- One in three healthcare records were compromised in 2015 (IBM 2016).
- Healthcare is the number one industry when it comes to its records being breached (IBM 2016).
- Ransomware is on the rise, with 88 percent of attacks occurring in healthcare (Solutionary 2016).
- The price of electronic healthcare records is going down from $75-$100 to $70-$50 because of the ease of breaching this data. It's all about supply and demand. (Institute for Critical Infrastructure Technology)
ConsumersFor consumers, this should be concerning on many fronts. From a privacy standpoint, such information can be sold for fraudulent pursuits (someone could attempt to get services under another person's plan), putting victims in a difficult position to resolve. Some providers are sensitive to this and are now asking for proof of a photo ID. From a safety point of view, the data could be manipulated and offered as incorrect information to healthcare providers, which may service victims with medication that could be harmful for them. There is also the potential for tax fraud since many medical records use Social Security Numbers. Unlike credit card data, where the consumer impact is minimized because it is protected and insured money, with consumer’s healthcare data, there is little recourse for the consumer.
ProvidersEqually as concerning are the consequences for providers. The global cost of a data breach per lost or stolen record in healthcare is $355, with the average across all industries at $158. While HIPAA compliance with an annual maximum penalty fee of $1.5 million can be daunting, the loss of consumers' confidence in provider services following a breach can be even more damaging. That doesn't even cover providers' liability of inadvertently or incorrectly servicing patients' health needs, which could cause long-term and/or lethal impacts. There is a good incentive for healthcare organizations to address some of the security issues from the Office Civil Rights (OCR) with Phase 2 of HIPAA audits this year and next year. What is disconcerting is the fact that IT security spending for the healthcare industry is about one-tenth of what other industries spend, according to KPMG. The rise of the ransomware epidemic in healthcare also nourishes the sophistication of the ransomware. The first strains that attacked hospitals were Locky and TeslaCrypt. Both targeted specific content files. One of the latest samples, which goes by the name Crysis, targets all files on a computer except for the ones that allow a user to turn on the machine. It can gain login credentials and take control of a computer until the credentials are changed. Crysis will then exfiltrate data and take control of the data on the hacker’s server. As experience tells us, we can count on more sophistication in the realm of ransomware. There has been some talk about whether ransomware is really a data breach because in most cases they simply lock it up and don't steal it. Unavailable data still comes with some serious risks, however. For healthcare, if you can’t access the information, you cannot treat or care for your patients. It disrupts your ability to serve. By the way, HIPAA recently classified ransomware as a security incident in their guidelines:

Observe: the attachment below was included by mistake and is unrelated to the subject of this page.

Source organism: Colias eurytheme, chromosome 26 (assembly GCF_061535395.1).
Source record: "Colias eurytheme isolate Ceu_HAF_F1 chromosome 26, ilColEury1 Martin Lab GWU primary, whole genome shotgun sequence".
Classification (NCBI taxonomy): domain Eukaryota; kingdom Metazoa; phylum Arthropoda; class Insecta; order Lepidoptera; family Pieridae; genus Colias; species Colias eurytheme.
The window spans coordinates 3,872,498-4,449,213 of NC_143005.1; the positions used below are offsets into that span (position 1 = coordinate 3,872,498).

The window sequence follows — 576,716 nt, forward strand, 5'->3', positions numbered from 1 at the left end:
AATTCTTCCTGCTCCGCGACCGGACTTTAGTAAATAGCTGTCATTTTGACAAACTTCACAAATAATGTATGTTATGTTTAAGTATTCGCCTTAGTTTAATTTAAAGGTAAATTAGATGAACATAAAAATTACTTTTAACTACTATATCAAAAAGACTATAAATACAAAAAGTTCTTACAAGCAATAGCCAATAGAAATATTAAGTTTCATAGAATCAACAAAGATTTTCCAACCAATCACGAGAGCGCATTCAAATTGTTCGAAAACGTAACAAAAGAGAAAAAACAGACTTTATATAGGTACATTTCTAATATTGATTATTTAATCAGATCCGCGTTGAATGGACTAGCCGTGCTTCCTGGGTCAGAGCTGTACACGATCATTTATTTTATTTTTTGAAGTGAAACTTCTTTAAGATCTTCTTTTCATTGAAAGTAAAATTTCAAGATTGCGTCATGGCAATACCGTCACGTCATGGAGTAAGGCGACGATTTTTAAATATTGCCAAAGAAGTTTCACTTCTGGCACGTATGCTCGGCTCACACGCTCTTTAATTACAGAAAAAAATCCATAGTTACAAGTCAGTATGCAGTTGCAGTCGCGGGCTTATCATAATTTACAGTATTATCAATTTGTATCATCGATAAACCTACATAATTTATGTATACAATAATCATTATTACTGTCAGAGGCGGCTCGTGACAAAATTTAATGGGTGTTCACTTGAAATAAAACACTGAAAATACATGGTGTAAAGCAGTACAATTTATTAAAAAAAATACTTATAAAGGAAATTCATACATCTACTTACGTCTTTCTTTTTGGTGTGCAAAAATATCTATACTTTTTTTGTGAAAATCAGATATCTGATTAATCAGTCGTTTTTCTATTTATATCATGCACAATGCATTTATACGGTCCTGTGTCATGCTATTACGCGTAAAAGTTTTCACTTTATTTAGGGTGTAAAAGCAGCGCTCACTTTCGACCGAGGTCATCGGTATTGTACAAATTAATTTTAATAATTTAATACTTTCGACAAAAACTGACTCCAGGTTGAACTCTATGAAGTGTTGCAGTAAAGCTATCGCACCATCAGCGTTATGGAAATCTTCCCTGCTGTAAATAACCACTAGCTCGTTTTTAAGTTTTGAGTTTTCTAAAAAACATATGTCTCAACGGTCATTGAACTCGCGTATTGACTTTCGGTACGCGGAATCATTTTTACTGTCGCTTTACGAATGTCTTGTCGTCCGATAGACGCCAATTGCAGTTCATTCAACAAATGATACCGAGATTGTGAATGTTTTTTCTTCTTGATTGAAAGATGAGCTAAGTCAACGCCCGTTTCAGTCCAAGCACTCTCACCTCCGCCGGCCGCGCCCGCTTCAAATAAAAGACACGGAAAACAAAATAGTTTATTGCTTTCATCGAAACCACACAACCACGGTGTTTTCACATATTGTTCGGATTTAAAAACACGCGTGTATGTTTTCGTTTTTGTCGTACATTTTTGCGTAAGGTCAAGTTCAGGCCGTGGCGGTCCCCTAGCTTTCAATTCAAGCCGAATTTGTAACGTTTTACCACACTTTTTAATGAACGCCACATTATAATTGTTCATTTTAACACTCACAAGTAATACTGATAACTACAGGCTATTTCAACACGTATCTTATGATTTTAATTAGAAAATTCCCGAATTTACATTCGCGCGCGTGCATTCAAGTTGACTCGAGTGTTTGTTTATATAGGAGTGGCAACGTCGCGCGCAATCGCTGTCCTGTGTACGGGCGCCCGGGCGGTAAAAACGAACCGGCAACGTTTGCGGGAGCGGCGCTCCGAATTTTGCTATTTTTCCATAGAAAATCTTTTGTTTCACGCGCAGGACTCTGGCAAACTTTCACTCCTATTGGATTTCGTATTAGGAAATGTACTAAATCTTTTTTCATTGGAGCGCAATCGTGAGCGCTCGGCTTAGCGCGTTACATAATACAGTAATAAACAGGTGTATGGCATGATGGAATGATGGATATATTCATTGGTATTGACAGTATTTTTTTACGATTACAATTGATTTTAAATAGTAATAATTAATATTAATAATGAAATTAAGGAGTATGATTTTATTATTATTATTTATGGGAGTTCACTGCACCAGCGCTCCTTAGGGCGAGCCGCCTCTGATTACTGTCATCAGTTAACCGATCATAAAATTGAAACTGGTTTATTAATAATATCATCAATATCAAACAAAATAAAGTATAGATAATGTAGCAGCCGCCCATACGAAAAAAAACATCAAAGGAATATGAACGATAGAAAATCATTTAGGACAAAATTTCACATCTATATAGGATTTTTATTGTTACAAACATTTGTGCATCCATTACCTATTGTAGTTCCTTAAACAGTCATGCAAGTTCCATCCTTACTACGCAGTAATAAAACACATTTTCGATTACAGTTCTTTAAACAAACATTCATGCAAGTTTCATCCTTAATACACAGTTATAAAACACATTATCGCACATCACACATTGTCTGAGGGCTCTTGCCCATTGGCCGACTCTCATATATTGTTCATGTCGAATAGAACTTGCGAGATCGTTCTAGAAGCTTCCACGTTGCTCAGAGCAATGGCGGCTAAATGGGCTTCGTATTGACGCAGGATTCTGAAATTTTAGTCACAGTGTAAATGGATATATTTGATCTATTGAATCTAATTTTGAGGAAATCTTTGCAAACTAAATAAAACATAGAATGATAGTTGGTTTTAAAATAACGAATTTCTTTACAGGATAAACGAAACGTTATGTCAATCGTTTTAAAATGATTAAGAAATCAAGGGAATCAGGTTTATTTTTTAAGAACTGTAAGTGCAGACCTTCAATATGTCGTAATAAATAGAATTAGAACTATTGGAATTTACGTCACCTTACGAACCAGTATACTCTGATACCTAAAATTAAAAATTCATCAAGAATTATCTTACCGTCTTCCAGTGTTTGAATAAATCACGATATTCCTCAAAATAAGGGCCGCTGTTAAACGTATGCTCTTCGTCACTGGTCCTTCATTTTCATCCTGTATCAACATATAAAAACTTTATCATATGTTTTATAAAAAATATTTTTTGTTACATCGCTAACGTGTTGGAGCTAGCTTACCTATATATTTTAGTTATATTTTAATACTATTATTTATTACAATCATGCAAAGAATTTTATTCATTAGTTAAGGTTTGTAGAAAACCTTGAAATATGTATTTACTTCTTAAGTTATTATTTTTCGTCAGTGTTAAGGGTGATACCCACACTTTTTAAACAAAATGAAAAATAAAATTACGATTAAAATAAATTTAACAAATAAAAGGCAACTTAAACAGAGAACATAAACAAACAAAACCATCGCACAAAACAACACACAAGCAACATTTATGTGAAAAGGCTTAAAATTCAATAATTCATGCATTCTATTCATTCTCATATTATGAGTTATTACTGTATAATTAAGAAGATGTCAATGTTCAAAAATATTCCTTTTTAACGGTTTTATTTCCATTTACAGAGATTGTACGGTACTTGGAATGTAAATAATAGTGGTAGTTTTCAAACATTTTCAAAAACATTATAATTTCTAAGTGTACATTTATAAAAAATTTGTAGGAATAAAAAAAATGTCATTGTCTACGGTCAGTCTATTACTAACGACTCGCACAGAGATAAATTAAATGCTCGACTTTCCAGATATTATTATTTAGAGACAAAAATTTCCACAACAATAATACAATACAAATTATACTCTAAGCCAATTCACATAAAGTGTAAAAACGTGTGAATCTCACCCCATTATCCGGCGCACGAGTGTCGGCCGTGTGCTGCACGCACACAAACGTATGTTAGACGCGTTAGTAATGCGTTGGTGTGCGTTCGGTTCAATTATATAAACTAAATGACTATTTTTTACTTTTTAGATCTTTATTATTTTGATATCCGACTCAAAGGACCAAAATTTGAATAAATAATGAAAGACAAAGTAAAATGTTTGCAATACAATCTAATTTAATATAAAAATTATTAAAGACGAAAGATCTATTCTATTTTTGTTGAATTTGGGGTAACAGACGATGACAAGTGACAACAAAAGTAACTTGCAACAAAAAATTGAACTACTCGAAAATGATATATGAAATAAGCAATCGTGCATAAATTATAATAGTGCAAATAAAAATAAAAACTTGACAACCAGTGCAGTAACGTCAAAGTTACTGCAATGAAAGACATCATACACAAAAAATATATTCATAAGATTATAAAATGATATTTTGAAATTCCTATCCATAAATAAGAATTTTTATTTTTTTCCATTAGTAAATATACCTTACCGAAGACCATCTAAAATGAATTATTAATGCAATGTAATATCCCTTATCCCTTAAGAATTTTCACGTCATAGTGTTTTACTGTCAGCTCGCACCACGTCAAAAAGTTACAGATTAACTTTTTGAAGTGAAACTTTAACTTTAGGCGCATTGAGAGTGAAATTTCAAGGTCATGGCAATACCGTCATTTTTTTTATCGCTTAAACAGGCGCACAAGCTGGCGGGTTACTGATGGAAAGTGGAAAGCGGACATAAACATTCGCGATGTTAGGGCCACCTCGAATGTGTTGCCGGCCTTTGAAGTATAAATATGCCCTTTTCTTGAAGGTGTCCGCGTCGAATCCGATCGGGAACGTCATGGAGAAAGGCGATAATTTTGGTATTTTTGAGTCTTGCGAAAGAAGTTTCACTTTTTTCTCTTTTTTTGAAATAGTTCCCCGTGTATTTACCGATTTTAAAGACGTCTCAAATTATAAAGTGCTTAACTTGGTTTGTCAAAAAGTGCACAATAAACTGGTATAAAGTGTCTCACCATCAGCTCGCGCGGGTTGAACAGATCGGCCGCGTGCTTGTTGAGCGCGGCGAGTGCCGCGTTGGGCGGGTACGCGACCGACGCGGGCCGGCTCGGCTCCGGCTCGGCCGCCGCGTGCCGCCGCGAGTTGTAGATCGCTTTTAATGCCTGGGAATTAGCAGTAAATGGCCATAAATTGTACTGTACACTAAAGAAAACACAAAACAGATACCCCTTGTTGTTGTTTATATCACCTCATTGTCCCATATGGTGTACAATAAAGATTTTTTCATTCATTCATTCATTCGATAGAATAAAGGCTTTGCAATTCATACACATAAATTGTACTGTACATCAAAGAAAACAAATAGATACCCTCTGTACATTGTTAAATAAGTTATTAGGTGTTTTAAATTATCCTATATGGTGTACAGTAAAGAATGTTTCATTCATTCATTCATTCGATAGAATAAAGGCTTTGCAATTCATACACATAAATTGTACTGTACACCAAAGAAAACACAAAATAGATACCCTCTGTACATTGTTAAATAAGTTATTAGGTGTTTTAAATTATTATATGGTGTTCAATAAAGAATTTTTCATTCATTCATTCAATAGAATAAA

"The presence of ransomware (or any malware) on a covered entity’s or business associate’s computer systems is a security incident under the HIPAA Security Rule."The biggest OMG moment in this health check up is the latest HIMMS cyber security survey of 2016. The lack of adoption for basic security controls is startling.
- Make cyber security a top priority in the boardroom to investments.
- Review ransomware prevention tips.
- Implement basic security: Critical Controls.
- Build a Resilient Architecture (part 1).